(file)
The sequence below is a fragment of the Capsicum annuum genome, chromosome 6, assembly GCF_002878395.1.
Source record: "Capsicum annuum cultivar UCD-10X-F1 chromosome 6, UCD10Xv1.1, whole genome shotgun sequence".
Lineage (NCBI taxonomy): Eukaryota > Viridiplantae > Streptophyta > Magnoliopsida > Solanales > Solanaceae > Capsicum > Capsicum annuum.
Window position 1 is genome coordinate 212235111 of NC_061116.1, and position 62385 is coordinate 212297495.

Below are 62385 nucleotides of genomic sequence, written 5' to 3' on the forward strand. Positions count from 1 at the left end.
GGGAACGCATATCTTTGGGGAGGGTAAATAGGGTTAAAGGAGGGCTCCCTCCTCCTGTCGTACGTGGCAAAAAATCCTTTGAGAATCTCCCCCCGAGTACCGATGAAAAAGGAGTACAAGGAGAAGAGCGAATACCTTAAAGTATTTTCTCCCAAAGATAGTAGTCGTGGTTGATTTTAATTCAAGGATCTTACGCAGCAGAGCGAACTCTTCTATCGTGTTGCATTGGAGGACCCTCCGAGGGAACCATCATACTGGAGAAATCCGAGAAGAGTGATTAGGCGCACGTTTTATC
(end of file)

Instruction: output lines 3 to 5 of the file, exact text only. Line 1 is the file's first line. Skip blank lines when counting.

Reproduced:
Lineage (NCBI taxonomy): Eukaryota > Viridiplantae > Streptophyta > Magnoliopsida > Solanales > Solanaceae > Capsicum > Capsicum annuum.
Window position 1 is genome coordinate 212235111 of NC_061116.1, and position 62385 is coordinate 212297495.

Below are 62385 nucleotides of genomic sequence, written 5' to 3' on the forward strand. Positions count from 1 at the left end.